Jeff Adamson was on the Canadian National Team for wrestling. In 2012, he went to the Olympics. But after Jeff was done with his athletic career, he had to figure out what came next. Jeff points out that it’s a really difficult transition for most athletes. Luckily, he went from one singular goal to another: wanting to win a gold medal to wanting to build a multi-billion dollar company.
He simply had to answer the question: What is my purpose now that I’m not focused on my sport? In this episode of Content Callout, Jeff walks us through his entrepreneurial journey. He shares the vision behind SkipTheDishes and Neo Financial, how impact trumps messaging, and how to deliver value to your customers. Don’t miss it!
Outline of This Episode
- [0:33] The transition from athlete to entrepreneur
- [2:20] The vision for SkipTheDishes
- [7:12] Living in the prairies IS a strength
- [13:43] Jeff’s journey from SkipTheDishes to Neo Financial
- [19:17] Jeff’s vision to help people take control of their finances
- [27:17] Build a customer-centric business
- [33:21] Supply trumps marketing every time
- [36:20] Don’t let the odds overwhelm you
- [40:17] How to connect with Neo
The vision for SkipTheDishes
SkipTheDishes was the brainchild of Jeff’s co-founder, Josh Simair. They both grew up in small communities. The best and brightest always seemed to move on to greener pastures. There was the stigma that if you wanted a high-performing career, you had to leave Saskatchewan.
Josh left to live and work in London, working as an Investment Banker. But Josh and Jeff had a common goal: they wanted to build something that would allow people to call the prairies their home. They wanted people to be able to chase their dreams and pursue a career—but they needed to build something where people could do that.
At the time, online ordering from restaurants wasn’t being done in Canada. You could get a cab, dry-cleaning, and on-demand babysitters in the big cities but certainly not in mid-market cities. They decided the next wave of technology would be marketplaces to get what you want but have someone else do it for you.
Why Jeff took a leap of faith
So in 2012, they quit their jobs and dove in. Jeff points out that many look at people like them and say, “These are entrepreneurs; they’re just wired differently.” But Jeff points out that isn’t the case. His mom worked for a hospital, and his dad was a firefighter. Jeff didn’t go to a business school.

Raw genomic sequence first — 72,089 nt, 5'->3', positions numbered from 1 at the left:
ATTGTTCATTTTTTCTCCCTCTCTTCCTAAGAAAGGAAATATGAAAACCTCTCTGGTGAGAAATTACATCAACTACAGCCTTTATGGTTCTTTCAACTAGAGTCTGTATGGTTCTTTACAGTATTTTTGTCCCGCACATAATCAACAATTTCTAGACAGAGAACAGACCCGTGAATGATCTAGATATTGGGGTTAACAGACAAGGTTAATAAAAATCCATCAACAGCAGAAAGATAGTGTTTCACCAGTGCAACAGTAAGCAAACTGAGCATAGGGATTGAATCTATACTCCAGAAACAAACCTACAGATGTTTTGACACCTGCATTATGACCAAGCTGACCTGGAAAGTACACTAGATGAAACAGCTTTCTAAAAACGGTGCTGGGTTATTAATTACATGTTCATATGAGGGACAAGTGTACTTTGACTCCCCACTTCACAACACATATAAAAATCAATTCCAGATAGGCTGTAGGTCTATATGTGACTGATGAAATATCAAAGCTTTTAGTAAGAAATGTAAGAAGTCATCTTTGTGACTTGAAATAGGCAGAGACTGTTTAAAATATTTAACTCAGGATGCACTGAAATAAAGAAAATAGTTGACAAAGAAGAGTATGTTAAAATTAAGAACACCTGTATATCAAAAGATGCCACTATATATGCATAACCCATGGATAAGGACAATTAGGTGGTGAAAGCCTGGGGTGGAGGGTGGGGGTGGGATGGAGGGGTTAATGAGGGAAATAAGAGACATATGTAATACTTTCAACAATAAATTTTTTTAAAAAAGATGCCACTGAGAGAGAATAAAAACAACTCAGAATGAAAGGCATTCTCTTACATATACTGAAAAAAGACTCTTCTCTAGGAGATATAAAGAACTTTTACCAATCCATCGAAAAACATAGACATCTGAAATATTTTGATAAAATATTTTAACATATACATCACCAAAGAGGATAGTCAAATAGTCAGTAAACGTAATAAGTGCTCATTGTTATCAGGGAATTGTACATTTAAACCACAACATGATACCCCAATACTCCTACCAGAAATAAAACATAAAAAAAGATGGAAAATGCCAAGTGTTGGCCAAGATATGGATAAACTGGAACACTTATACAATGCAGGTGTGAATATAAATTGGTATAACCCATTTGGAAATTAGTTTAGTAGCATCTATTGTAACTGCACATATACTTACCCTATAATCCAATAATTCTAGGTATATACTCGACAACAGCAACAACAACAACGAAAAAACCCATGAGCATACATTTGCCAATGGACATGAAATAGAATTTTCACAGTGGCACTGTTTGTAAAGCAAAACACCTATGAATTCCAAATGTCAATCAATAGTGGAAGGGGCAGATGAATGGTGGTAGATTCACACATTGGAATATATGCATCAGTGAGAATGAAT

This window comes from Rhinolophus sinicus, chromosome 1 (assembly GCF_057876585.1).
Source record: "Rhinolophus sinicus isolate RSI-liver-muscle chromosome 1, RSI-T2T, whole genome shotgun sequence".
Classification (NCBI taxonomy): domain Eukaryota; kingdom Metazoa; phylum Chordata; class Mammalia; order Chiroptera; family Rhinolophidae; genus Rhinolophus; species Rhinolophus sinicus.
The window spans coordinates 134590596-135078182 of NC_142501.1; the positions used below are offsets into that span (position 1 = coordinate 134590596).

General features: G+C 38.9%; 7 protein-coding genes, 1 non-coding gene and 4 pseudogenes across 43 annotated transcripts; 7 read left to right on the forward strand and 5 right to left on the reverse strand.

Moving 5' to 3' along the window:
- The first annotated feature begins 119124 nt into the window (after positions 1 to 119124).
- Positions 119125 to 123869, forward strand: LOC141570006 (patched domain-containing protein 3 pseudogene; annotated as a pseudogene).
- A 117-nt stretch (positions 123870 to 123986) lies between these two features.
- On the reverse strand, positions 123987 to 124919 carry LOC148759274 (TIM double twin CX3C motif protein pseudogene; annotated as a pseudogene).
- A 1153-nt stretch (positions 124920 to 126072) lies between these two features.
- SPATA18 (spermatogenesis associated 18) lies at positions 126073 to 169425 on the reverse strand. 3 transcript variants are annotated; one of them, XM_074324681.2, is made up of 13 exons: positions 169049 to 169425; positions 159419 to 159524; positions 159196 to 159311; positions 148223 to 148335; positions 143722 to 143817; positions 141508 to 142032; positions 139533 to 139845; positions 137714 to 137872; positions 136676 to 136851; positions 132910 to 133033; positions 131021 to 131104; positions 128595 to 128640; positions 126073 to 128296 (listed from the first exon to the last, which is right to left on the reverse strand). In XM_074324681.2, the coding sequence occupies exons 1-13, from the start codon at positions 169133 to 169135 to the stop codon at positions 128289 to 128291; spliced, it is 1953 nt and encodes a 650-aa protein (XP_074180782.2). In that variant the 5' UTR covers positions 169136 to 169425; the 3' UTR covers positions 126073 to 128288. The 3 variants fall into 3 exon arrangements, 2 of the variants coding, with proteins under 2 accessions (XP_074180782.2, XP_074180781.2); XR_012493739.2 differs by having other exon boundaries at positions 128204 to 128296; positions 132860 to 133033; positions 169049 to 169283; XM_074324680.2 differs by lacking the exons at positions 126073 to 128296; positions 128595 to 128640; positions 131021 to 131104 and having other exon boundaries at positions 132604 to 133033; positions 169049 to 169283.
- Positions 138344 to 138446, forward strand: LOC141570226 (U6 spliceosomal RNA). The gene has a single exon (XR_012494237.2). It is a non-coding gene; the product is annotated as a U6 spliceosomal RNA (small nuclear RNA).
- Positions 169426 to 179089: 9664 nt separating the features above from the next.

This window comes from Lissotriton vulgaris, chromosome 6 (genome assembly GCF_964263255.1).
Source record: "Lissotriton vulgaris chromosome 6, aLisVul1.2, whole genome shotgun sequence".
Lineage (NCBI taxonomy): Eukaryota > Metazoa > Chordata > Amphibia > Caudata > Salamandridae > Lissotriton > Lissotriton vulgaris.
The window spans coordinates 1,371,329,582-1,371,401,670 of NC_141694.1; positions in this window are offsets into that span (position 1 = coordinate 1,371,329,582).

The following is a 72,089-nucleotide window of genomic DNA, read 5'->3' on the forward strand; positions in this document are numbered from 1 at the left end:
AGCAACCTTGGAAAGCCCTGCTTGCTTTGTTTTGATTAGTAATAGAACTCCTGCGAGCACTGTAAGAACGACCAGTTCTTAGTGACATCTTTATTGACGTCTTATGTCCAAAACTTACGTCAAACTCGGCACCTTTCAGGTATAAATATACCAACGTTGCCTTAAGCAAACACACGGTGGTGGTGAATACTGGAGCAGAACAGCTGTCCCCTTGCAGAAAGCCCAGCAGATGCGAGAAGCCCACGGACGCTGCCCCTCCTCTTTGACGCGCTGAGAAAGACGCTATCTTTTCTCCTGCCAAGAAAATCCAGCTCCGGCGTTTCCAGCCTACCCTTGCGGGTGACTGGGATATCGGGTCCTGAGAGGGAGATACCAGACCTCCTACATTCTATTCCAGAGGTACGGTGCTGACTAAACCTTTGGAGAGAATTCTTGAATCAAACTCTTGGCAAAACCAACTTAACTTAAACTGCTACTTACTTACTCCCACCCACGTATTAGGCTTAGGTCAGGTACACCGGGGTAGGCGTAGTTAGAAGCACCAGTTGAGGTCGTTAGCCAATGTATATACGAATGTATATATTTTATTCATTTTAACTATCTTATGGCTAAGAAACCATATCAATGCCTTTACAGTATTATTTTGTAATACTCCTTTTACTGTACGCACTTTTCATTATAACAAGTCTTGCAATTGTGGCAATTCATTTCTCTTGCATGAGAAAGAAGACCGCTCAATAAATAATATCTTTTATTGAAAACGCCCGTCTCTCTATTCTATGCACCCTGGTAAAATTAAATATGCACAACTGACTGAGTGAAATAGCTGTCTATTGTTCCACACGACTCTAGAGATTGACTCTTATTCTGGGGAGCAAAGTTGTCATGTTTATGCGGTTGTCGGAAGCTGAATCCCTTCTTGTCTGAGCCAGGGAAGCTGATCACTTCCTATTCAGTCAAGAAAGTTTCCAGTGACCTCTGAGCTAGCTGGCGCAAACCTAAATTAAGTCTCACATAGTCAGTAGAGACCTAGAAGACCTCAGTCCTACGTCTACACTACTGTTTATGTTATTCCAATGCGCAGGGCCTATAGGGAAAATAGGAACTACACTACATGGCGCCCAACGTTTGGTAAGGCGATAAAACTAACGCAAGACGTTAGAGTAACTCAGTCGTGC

He just didn’t want to wait for more responsibility. He wanted to take the leap now. He emphasizes that your twenties is the time to take the risks. Succeed or fail, he just wanted to learn as much as he could. Being successful would be a bonus. He could always learn to make use of the skills he developed later on.
It’s all about relationships
Jeff and Josh had to convince people that being in the prairies was a strength—not a weakness. There is access to a talented workforce that is humble, down-to-earth, and hard-working. They aren’t above doing hard work. It’s a huge advantage that you don’t get in Silicon Valley. People want glamour jobs and a stamp on their resume.
One of the huge unspoken benefits (or attributes) of hosting companies in the prairies is that people are relocating there for a purpose. People working in New York, San Francisco, and London tend to be just passing through. Not many people call those areas their lifetime home. People don’t invest in relationships because of it.
But Jeff wants to build enduring lifelong relationships. He firmly believes that happiness is tied to the relationships that you have. It’s what people think about on their deathbed: the people. If you invest time in someone, you both get something out of it, and you’re better together.
What was Jeff’s journey from building SkipTheDishes to Neo Financial? How can it help people take control of their finances? How do they continuously build customer-centric businesses? Listen to hear the whole story!
Don’t let the odds overwhelm you
When people are thinking about a career, they have a lot of fear—which is healthy. You can’t be naive. But Jeff says to ask yourself, what are your priorities right now?
When one of Jeff’s Olympic teammates was going into the biggest match of his life, he was calm. Jeff asked how he was so calm, and he replied, “At the end of the day—whether I succeed or fail—things that are the most important to me aren’t going to change. My wife and my family will still love me. I’m not going to die. I’m healthy.” If you have relationships and health, life is beautiful.
What happens if you succeed? What happens if you fail? Are you okay with both scenarios? Jeff’s goal was to learn a ton with SkipTheDishes. He knew he’d be fine. He points out that you can always find a job and make more money. Canada is a fair and free country. If you’re hardworking, you can find success.
The bottom line? Don’t let the odds overwhelm you. Entrepreneurship is on the rise. People understand they need to go for it. Success isn’t just about money. You have to hustle in your 20s and 30s when you have the energy and less responsibility. It won’t get easier the longer you wait. The best time was yesterday. The second best time is today.
Resources & People Mentioned
- Calgary Stampede: https://www.calgarystampede.com/stampede/about
- Phil & Sebastian Coffee Roasters: https://philsebastian.com/
- Sunterra Market: https://www.sunterramarket.com/
- Harvest: https://www.harvest.builders/
Connect with Jeff Adamson
- Jeff on LinkedIn
- Neo financial: https://www.neofinancial.com/?lng=en-US
- SkipTheDishes: https://www.skipthedishes.com/